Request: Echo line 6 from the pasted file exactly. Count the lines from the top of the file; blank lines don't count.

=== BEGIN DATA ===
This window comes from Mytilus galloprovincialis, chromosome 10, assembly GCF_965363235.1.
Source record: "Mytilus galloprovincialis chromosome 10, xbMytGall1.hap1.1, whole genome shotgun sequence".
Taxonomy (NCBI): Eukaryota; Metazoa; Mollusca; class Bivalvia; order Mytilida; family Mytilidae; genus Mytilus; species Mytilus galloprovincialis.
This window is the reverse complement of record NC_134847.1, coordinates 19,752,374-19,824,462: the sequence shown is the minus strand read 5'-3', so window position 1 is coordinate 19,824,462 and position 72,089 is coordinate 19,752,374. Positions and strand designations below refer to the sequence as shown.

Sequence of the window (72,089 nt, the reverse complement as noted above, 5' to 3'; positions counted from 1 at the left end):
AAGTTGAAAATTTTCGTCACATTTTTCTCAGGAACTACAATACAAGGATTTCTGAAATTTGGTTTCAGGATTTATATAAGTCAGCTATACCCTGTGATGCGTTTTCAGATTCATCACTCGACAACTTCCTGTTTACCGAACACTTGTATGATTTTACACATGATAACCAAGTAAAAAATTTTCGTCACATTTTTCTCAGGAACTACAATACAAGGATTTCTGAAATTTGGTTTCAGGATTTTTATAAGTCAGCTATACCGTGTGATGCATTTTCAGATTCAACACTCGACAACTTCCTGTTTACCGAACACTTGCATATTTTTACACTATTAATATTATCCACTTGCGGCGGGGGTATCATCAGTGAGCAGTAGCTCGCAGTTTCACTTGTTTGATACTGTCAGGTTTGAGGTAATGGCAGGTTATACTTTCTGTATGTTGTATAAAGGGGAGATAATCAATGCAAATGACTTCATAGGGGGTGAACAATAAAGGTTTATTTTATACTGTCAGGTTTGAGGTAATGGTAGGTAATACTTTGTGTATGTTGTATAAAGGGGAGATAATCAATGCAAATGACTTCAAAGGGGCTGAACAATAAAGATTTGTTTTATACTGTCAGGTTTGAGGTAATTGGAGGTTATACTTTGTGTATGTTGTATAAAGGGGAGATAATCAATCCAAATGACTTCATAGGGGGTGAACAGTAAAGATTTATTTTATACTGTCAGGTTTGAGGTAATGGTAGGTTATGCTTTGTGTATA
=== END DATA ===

AAGTTGAAAATTTTCGTCACATTTTTCTCAGGAACTACAATACAAGGATTTCTGAAATTTGGTTTCAGGATTTATATAAGTCAGCTATACCCTGTGATGCGTTTTCAGATTCATCACTCGACAACTTCCTGTTTACCGAACACTTGTATGATTTTACACATGATAACCAAGTAAAAAATTTTCGTCACATTTTTCTCAGGAACTACAATACAAGGATTTCTGAAATTTGGTTTCAGGATTTTTATAAGTCAGCTATACCGTGTGATGCATTTTCAGATTCAACACTCGACAACTTCCTGTTTACCGAACACTTGCATATTTTTACACTATTAATATTATCCACTTGCGGCGGGGGTATCATCAGTGAGCAGTAGCTCGCAGTTTCACTTGTTTGATACTGTCAGGTTTGAGGTAATGGCAGGTTATACTTTCTGTATGTTGTATAAAGGGGAGATAATCAATGCAAATGACTTCATAGGGGGTGAACAATAAAGGTTTATTTTATACTGTCAGGTTTGAGGTAATGGTAGGTAATACTTTGTGTATGTTGTATAAAGGGGAGATAATCAATGCAAATGACTTCAAAGGGGCTGAACAATAAAGATTTGTTTTATACTGTCAGGTTTGAGGTAATTGGAGGTTATACTTTGTGTATGTTGTATAAAGGGGAGATAATCAATCCAAATGACTTCATAGGGGGTGAACAGTAAAGATTTATTTTATACTGTCAGGTTTGAGGTAATGGTAGGTTATGCTTTGTGTATA